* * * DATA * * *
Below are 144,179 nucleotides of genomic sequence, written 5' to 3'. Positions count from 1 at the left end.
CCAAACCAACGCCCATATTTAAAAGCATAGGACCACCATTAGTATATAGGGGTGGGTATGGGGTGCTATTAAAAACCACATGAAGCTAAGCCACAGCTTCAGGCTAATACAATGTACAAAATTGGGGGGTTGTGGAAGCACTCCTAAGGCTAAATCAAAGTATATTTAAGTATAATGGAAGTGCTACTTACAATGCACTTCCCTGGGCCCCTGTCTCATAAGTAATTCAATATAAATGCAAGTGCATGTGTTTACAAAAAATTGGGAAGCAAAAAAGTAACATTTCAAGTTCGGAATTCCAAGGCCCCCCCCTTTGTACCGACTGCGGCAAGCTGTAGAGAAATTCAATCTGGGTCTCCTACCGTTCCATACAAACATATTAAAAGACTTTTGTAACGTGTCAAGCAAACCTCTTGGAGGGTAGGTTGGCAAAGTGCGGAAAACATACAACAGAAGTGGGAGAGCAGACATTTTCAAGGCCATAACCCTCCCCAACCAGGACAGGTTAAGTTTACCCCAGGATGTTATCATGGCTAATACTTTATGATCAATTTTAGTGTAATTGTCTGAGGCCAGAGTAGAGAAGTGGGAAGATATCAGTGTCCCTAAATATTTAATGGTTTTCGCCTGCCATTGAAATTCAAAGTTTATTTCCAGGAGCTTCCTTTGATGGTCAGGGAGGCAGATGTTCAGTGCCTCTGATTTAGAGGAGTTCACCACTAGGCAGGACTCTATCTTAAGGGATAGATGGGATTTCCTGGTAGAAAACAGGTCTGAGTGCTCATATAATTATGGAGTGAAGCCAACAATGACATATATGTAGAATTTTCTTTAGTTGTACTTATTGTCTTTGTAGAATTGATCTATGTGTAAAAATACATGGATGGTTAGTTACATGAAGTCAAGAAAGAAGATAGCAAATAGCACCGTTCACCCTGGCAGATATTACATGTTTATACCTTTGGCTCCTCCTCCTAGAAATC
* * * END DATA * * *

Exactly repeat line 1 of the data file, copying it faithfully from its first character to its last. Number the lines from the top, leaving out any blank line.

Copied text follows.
Below are 144,179 nucleotides of genomic sequence, written 5' to 3'. Positions count from 1 at the left end.